UC Davis Agricultural and Resource Economics

Alexandra Hill, University of California, Davis

The Minimum Wage and Productivity: A Case Study of California Strawberry Pickers

Date and Location

Thursday, November 1, 2018, 4:10 PM - 5:30 PM
Giannini Library Conference Room, 4101 Social Sciences and Humanities

Abstract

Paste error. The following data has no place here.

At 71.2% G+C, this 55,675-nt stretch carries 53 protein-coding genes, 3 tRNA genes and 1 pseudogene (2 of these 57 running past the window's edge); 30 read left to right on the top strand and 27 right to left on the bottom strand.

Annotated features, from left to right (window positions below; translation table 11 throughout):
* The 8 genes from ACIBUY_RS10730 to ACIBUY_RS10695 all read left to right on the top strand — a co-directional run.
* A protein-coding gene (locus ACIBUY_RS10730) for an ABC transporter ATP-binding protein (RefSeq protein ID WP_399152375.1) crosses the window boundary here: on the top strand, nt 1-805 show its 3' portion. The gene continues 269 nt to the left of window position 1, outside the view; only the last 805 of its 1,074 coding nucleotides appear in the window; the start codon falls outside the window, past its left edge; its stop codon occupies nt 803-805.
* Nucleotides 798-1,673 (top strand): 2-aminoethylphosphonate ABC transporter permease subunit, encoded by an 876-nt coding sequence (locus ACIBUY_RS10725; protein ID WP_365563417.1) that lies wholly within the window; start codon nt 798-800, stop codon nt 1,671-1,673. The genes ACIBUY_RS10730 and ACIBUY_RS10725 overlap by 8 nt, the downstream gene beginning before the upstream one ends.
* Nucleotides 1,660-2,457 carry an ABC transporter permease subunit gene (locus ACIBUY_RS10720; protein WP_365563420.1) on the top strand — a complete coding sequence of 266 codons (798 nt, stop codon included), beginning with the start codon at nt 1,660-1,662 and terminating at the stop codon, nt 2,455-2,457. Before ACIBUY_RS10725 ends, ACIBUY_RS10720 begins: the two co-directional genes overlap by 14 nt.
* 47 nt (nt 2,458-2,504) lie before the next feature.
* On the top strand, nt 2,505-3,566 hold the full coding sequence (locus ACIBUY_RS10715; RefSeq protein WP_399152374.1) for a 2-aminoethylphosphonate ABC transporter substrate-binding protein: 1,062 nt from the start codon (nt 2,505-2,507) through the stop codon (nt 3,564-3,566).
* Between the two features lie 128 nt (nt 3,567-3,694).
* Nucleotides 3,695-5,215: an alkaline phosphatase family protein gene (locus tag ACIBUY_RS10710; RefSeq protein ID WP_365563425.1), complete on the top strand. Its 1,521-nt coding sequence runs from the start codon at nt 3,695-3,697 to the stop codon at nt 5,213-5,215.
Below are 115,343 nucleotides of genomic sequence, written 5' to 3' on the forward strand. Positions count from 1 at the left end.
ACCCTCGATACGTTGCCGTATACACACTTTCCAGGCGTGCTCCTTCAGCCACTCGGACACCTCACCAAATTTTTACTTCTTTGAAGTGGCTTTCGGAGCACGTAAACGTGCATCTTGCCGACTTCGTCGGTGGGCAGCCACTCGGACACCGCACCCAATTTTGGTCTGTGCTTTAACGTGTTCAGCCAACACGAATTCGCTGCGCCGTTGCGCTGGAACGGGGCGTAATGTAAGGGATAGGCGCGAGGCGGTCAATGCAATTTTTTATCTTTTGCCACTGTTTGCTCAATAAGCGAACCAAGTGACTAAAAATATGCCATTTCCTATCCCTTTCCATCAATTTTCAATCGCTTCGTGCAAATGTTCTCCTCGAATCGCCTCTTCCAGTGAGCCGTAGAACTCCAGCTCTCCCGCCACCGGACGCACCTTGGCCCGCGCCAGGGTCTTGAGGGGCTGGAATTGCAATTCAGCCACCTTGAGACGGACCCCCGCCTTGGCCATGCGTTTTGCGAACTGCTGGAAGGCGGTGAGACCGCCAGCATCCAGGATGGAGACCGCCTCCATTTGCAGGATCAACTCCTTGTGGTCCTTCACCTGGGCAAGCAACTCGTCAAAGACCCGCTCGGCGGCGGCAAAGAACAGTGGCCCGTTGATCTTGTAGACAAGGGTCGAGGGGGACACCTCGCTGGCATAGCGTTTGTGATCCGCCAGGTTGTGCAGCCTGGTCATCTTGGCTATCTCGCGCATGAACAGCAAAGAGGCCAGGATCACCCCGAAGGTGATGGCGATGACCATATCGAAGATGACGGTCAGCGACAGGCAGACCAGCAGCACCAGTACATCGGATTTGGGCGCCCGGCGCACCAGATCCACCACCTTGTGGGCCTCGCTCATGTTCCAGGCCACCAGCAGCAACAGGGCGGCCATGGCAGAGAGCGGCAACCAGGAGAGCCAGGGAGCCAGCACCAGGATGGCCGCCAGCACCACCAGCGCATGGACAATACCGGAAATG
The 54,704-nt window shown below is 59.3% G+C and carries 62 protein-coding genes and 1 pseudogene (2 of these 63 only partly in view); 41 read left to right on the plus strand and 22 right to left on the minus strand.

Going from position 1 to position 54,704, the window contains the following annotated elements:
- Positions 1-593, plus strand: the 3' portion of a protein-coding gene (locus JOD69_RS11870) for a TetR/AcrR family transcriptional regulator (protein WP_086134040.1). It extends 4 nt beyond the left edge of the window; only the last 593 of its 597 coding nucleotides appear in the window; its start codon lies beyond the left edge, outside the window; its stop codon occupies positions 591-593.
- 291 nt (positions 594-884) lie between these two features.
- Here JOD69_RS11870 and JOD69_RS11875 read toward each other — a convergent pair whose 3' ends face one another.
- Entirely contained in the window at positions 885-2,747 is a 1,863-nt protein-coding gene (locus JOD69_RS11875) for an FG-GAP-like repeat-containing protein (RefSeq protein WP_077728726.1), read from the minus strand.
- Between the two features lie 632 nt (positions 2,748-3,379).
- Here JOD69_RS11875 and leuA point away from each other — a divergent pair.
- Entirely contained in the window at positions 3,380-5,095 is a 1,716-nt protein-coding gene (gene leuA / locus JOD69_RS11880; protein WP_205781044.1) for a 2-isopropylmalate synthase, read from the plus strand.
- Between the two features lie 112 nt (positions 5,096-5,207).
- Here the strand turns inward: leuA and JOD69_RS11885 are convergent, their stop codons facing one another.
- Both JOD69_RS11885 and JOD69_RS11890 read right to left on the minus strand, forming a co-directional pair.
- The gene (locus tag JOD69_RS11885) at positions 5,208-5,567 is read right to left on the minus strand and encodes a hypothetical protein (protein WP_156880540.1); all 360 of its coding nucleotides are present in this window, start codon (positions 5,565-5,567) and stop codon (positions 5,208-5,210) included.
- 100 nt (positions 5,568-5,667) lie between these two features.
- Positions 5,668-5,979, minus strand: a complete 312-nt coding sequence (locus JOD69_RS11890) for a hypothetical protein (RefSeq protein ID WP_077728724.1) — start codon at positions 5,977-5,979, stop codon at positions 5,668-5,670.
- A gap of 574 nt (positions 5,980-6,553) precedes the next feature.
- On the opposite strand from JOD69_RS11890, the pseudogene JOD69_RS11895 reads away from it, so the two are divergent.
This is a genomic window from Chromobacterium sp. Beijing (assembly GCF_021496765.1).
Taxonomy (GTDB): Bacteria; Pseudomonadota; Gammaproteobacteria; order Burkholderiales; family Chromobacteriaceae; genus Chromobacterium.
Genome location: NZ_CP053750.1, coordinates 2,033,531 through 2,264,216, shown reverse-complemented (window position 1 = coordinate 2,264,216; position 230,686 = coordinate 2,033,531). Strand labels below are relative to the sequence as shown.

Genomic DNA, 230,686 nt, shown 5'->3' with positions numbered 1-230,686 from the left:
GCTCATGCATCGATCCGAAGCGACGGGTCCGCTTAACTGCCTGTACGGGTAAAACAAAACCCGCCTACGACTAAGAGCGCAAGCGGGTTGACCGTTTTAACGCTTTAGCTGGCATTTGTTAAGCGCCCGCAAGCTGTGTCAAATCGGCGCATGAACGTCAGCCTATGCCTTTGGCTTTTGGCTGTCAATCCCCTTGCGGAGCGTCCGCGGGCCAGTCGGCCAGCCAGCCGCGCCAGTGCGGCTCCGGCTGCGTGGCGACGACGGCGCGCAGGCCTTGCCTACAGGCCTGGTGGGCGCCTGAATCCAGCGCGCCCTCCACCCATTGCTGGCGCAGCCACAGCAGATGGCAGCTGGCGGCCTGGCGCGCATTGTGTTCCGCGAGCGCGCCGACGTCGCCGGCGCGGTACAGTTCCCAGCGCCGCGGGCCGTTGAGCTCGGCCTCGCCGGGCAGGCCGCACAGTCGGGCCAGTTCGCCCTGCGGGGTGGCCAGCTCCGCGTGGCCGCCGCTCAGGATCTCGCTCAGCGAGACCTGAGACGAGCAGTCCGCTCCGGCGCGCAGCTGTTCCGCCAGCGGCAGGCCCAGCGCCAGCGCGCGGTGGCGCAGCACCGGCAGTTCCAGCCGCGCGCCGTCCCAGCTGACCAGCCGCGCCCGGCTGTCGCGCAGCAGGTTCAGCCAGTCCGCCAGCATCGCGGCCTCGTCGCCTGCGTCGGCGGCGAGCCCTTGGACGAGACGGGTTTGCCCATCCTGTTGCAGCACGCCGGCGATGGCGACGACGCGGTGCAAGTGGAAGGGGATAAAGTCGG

This paper investigates how minimum wages and piece rate wages interact to affect worker productivity. For piece rate workers in the U.S., the minimum wage sets a lower bound on their earnings. For U.S. agricultural workers paid by the piece, productivity and the piece rate are often low enough so that the minimum wage is a binding earnings floor. For these workers, rising minimum wages may affect productivity. This paper focuses on the productivity of strawberry harvesters who are paid per flat delivered and frequently earn below the minimum wage. A simple theoretical framework demonstrates how a minimum wage increase can cause these workers to reduce effort and thus decrease productivity. In the empirical application, I use the payroll records of these workers to test this prediction. Results from a fixed effects model support the theoretical predictions and find that a three percent increase in the minimum wage causes average workforce productivity to decrease by 7 to 9 percent.

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